• If the R-CBDC is not remunerated, the effective lower bound would be raised to zero. Furthermore, the zero lower bound could apply also to securities since future short-term rates could in principle not be lower than zero, with a short-term risk-free asset (i.e. R-CBDC) available in the future in potentially unlimited amount at a zero interest rate.

Financial stability

Concerns have been voiced that R-CBDC issuance may facilitate bank runs and exacerbate liquidity strains. However, having the central bank as the most important depositor, through its refinancing of banks, should reassure the public. Indeed, the central bank is unlikely to withdraw its deposits precipitously since it faces no liquidity constraint. Furthermore, the risk of bank runs taking place just on the basis of rumors should diminish, since the central bank can be expected to have better access to information than the public.

Moreover, the main motivation for supplying a CBDC—allowing all economic agents to have a perfectly safe digitalized means of payment at their disposal, and thereby preserving economic activity in all circumstances—would be at play in times of runs or crises. Even if runs became more frequent, their negative consequences for the economy should thus be lessened.


Issuing a CBDC could be beneficial to the economy. However, it would raise some rather thorny issues, notably, the respective roles of the central bank and the private sector in the supply of money. This would particularly be the case for a R-CBDC, while a W-CBDC might meet the expectations of strongly internationalized financial institutions. Moreover, when interest rates are positive, an interest bearing R-CBDC could create a trade-off between the effectiveness of monetary policy and the cost of bank intermediation. Therefore, the choice may be between not issuing a CBDC and issuing only W-CBDC. In countries where the dwindling use of cash would lead to the demand for a public digital means of settlement, or financial inclusion is low, issuing a R-CBDC would also be a possibility.

*Banque de France, Adviser to the Governor, Paris 1 Panthéon Sorbonne and Sciences Po. The views expressed are mine and do not necessarily reflect those of the Banque de France, the Eurosystem, Paris 1 Panthéon Sorbonne or Sciences Po.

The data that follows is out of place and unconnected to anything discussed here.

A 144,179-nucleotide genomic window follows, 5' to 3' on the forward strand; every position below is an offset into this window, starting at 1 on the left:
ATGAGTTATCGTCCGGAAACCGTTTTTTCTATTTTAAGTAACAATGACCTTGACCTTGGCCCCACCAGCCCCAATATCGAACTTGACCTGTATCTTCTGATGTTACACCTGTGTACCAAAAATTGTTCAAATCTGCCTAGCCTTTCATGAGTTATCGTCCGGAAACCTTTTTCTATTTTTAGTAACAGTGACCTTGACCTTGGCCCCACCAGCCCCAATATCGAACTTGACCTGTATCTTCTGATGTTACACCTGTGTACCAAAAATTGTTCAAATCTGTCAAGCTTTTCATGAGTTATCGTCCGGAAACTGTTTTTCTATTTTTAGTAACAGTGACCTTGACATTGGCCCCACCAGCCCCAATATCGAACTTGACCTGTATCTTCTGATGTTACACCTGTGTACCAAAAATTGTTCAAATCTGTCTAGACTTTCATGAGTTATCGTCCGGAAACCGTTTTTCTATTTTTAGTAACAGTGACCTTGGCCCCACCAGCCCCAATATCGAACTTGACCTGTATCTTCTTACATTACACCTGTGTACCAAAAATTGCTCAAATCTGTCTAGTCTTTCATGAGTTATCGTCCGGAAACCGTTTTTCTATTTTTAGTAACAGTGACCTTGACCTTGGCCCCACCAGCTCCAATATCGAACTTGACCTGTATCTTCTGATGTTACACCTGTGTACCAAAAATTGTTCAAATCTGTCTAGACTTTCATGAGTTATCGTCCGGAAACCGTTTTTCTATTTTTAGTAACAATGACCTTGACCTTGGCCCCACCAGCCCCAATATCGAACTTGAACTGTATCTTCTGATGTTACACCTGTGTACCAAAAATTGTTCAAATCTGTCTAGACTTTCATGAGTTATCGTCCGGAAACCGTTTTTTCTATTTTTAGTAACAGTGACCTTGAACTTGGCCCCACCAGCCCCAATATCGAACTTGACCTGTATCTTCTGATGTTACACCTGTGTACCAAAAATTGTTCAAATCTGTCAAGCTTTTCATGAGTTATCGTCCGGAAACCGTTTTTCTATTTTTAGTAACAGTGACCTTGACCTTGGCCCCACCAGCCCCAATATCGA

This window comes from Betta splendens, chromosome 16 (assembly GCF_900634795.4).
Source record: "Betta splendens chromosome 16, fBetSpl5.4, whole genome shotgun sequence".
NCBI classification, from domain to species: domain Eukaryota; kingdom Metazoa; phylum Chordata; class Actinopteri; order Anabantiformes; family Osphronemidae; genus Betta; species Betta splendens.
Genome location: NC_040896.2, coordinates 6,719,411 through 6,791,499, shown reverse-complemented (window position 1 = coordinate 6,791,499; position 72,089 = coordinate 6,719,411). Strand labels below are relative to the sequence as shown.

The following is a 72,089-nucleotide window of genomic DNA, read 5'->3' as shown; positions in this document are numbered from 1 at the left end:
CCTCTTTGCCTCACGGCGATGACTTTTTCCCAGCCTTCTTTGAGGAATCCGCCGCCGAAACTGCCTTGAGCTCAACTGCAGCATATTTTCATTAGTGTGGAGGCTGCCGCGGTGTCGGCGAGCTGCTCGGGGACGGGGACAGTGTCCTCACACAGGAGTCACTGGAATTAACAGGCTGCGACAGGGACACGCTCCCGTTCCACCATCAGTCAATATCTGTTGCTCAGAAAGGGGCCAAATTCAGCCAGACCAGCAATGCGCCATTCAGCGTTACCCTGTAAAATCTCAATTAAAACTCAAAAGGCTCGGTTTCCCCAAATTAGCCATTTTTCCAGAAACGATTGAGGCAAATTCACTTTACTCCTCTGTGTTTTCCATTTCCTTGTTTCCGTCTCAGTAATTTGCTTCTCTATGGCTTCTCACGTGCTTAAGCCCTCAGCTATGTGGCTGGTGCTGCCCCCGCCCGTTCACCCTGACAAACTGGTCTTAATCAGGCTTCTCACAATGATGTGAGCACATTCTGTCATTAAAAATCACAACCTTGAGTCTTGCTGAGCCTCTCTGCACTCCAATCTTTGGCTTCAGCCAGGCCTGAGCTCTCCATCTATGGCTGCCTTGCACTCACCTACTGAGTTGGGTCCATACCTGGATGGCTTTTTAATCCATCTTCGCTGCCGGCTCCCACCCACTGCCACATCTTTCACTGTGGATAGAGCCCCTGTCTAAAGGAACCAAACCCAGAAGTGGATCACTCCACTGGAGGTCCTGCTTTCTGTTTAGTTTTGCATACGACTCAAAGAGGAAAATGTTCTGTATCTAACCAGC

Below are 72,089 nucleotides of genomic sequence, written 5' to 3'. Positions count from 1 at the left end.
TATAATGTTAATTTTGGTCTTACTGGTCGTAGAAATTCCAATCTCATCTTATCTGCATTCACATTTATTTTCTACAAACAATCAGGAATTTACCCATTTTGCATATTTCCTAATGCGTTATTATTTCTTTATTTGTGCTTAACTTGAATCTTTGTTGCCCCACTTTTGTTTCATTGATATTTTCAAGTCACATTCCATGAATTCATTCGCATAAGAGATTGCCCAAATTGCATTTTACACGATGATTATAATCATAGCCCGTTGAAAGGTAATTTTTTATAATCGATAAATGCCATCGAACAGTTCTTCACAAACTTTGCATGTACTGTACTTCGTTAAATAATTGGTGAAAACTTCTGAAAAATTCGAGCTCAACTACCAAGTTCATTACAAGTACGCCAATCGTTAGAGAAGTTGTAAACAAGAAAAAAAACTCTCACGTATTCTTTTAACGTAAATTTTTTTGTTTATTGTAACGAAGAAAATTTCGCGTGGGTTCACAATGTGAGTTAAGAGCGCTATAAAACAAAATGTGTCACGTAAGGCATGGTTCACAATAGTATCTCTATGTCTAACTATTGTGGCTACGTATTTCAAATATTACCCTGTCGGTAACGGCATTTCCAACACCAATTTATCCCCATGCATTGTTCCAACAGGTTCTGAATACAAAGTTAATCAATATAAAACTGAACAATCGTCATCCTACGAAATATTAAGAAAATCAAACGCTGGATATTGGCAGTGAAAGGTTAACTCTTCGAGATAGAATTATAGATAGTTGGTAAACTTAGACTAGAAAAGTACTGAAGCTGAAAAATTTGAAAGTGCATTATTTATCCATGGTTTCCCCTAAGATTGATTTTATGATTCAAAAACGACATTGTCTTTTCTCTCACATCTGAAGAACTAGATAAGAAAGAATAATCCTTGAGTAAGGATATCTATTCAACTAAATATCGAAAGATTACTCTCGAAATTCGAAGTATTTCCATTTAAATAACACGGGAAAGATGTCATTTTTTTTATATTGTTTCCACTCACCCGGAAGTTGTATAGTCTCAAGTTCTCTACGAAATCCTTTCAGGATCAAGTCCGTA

[1] However, the use of a permissioned blockchain, in which only the central bank and/or the banks and payment services providers could validate transactions, could be of interest, with a view to integrating smart contracts, notably for the payment of interest if the R-CBDC were remunerated.

[2] Since 2008, the Fed has also been able to remunerate reserves at two different rates but has constantly set them at the same level.

2 thoughts on “Issuing a Central Bank Digital Currency: Possible Motives, Characteristics and Consequences

  • Thanks for this very interesting article indeed.
    – The question of money creation still needs to be sorted out, as still to-day this is only done by commercial banks
    – Anonymity is a key challenge, as CBDCs could simply allow regulators to track everything we do (which is not possible when using cash). AML implications?
    – Look at the recent communications by the PBOC, actively working on their own CBDC: they intend to keep banks in the middle, but also interestingly want it to be usable even offline, while using blockchain
    – On the other hand, the BIS has recently appointed a project lead to establish a CBDC
    – Libra has probably been a catalyst for central bank’s kicking off their own CBNDC project. The probability for the latter to let a competitor like Libra to emerge as arguably very limited

  • Excellent Article. IN spite of all the challenges, my view is that CBDCs will become a reality sooner than later.

    With that, Cryptocurrencies i.e. cryptos that in any way seek to facilitate payments and hope to be a substitute for fiat money will come under so much regulatory pressure and they could in fact be banned totally. It could become a criminal offence to use a cryptocurrency to pay for anything that could be paid for in CBDCs.

    DeXs and CEXs who facilitate cryptocurrency transactions will face power cuts and be denied internet access if they persist to trade cryptocurrencies.

    The only Cryptos that will remain legal to hold will be those ‘tokens’ that provide some real value like providing a hedge against loss of purchasing power of fiat money or represent ownership of some valuable scarce asset like art etc.

    Dr. A S Johan
    Founder of CryptRight